Show all sightings of invasive plants in California.
    Etc.

For example, when we issued the query

    Show all observations of species that are classified as being of concern by the U.S Fish and Wildlife Service

against the 1200 observations from the recent blogger bioblitz, we got back 47 records.

So … Please joint the growing global human sensor-net! Give Spotter a try and don’t hesitate to share your thoughts.

The Semantic Naturalist: Ecoinformatics meets Semantic Web

September 13th, 2007, by Tim Finin, posted in Uncategorized

The Semantic Naturalist is a new blog that is home for “Musings on natural history, geography, and the Semantic Web.”

“This weblog grows out of the Spire project, which is a research effort to explore applications of semantic web technologies to ecoinformatics and biodiversity conservation. Contributors include Allan Hollander (Information Center for the Environment, UC Davis), Joel Sachs and Cyndy Parr (both with the eBiquity research group, UMBC).”

This is a kind of Bioinformatics that is quite different from what usually comes to mind, but one that will be increasingly important as our planet continues to shrink. Awareness and concern for problems like global warming, environmental changes, invasive species, and endangered species are rising. The public interest in the Encyclopedia of Life project is but one recent example. Ecoinformatics is largely driven by data and much of it is collected and published in a very distributed manner. Geotagging is almost always important. So technologies for data sharing, discovery and integration are of central importance. We think that this is a great use case for Semantic Web technologies and one where we might have significant impact.

(spotted on Fieldmarking)

Terrorists on the Dark Web

September 13th, 2007, by Tim Finin, posted in Uncategorized

The University of Arizona’s AI Lab is engaged in an NSF funded project with the goal of “collecting and analyzing terrorism information, modeling terrorist behavior and terrorist networks, and disseminating information to the terrorized”. The most interesting aspect of the Dark Web Project is a collection of Web pages that are believed to be from terrorist affiliated groups.

“We have collected 500,000 Web pages created by 94 US domestic groups, 300,000 Web pages created by 41 Arabic-speaking groups, and 100,000 Web pages created by Spanish-speaking groups. The collection process is ongoing.” (link)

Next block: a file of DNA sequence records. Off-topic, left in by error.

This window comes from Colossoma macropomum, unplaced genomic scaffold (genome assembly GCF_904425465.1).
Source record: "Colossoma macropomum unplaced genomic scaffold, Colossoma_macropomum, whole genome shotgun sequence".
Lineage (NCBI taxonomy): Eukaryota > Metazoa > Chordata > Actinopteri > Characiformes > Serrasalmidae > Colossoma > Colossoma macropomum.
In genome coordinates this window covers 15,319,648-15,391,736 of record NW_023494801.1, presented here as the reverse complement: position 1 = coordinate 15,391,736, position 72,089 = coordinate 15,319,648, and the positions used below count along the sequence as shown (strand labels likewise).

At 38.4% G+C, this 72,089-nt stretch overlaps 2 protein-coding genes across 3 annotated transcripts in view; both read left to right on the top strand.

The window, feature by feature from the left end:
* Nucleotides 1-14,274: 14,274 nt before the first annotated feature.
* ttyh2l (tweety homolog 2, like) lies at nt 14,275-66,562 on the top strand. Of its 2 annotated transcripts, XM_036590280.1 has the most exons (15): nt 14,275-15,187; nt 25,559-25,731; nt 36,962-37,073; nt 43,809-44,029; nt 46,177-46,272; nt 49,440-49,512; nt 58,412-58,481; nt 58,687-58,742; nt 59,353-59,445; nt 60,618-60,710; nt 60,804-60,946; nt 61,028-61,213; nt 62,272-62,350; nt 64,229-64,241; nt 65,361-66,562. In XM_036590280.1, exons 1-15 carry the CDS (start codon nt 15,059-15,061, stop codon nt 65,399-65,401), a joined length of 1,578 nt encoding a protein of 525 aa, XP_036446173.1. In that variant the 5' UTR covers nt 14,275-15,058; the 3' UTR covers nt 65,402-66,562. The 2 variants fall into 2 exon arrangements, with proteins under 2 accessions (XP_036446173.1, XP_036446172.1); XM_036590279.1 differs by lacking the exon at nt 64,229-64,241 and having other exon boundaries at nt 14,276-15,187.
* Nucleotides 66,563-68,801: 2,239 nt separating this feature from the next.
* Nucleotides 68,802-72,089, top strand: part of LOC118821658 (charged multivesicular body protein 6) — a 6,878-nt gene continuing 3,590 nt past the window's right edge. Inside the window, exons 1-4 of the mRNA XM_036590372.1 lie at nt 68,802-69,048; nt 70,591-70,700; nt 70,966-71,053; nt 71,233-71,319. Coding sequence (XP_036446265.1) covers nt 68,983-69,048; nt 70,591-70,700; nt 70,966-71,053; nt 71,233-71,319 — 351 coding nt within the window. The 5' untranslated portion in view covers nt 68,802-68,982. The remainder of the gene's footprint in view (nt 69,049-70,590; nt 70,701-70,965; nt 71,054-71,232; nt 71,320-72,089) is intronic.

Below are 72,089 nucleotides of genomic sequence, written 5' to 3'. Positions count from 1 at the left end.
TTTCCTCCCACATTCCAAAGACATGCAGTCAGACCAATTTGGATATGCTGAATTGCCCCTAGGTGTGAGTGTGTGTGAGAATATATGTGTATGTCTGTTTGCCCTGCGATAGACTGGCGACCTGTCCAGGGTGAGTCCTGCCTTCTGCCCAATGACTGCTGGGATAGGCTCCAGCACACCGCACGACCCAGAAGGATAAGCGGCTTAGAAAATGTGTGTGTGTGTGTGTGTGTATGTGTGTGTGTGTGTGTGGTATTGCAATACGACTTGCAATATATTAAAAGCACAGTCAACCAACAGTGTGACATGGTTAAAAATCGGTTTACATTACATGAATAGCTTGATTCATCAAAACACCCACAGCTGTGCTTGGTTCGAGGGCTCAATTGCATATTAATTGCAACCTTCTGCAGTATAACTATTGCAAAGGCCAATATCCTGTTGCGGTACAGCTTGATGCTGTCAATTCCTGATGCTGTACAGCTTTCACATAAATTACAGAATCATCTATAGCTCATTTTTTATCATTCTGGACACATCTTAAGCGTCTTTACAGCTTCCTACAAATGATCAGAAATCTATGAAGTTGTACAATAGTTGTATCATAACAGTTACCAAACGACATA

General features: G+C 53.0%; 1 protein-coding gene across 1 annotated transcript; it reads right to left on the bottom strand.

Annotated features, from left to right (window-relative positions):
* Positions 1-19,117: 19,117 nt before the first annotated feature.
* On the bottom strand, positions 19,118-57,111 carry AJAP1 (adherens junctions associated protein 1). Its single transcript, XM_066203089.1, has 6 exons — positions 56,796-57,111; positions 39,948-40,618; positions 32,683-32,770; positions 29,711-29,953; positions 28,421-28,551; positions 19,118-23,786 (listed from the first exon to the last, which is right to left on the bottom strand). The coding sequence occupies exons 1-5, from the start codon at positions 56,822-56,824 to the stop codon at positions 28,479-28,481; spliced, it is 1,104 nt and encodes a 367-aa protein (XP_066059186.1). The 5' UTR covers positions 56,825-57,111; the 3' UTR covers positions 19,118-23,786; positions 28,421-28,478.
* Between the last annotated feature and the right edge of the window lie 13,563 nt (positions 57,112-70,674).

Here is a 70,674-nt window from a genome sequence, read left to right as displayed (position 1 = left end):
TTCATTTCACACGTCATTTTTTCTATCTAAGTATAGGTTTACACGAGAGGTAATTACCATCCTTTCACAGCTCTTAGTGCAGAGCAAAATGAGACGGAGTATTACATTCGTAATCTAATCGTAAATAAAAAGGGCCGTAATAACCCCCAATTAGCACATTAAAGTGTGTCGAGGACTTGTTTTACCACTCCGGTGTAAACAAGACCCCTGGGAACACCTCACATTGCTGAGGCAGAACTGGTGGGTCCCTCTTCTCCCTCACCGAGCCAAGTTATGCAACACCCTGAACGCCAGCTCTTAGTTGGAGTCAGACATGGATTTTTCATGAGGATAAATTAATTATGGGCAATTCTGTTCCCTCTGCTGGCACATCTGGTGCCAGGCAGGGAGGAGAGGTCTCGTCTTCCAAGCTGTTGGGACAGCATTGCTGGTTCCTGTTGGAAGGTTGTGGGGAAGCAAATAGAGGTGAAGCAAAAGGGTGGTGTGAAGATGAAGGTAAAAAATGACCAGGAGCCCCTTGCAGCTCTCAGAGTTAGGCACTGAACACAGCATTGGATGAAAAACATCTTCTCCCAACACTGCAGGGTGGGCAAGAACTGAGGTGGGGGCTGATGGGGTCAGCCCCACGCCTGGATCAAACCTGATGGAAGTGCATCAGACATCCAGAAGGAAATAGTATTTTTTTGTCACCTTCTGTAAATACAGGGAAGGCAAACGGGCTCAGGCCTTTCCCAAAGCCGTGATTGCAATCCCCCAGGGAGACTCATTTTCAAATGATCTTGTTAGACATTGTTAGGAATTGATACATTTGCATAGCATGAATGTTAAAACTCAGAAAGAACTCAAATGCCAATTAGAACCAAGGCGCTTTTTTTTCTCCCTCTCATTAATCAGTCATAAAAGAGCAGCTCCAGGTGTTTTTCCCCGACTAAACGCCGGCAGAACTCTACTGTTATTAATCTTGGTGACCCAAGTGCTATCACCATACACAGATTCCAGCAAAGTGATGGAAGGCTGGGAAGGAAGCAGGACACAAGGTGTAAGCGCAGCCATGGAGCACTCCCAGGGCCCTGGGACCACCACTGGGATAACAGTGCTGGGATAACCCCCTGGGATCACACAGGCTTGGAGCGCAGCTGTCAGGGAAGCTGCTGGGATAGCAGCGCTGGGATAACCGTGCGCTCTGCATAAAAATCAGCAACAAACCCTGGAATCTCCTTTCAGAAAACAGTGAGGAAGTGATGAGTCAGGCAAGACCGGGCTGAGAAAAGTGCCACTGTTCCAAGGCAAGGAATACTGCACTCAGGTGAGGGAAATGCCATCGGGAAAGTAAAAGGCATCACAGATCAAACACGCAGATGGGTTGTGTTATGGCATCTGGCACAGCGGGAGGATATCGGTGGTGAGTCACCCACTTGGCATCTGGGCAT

The methodology used to collect some of these pages is described in

Y. Zhou, J. Qin, G. Lai, E. Reid, and H. Chen, Exploring the Dark Side of the Web: Collection and Analysis of U.S. Extremist Online Forums, in Proc. Intelligence and Security Informatics: IEEE International Conference on Intelligence and Security Informatics, San Diego, 23-25 May 2006.

I sounds like a fascinating dataset that I hope can be made available in some form. I would like to try some of our sentiment detection and rust propagation techniques on this data, for example. The group has a demo system online, but it seems to be currently down.

UMBC Semantic Web research mentioned in the NYT

September 12th, 2007, by Tim Finin, posted in Uncategorized

Peter Wayner’s article in today’s New York Times by Peter Wayner, Helping Computers to Search With Nuance, Like Us mentions our research on exploring how the Semantic Web can be used to help Biologists share data and knowledge. This work is part of the NSF sponsored Spire project which is a team effort involving UMBC, UMCP, UC Davis and the Rocky Mountain Biological Institute.

“When Cynthia Sims Parr steps out to a Maryland field to look for nonnative birds and butterflies, half her thoughts are back in the computer lab where she will collate the data. Dr. Parr, who has appointments in both the life sciences and computer studies at the University of Maryland, melds her biology training with the ideas of computer scientists who are building custom adaptable databases. In the field, she records information about the species she sees and adds details like their location and activity. In the lab, she creates a flexible logical structure for the data to avoid linguistic confusion.” (link)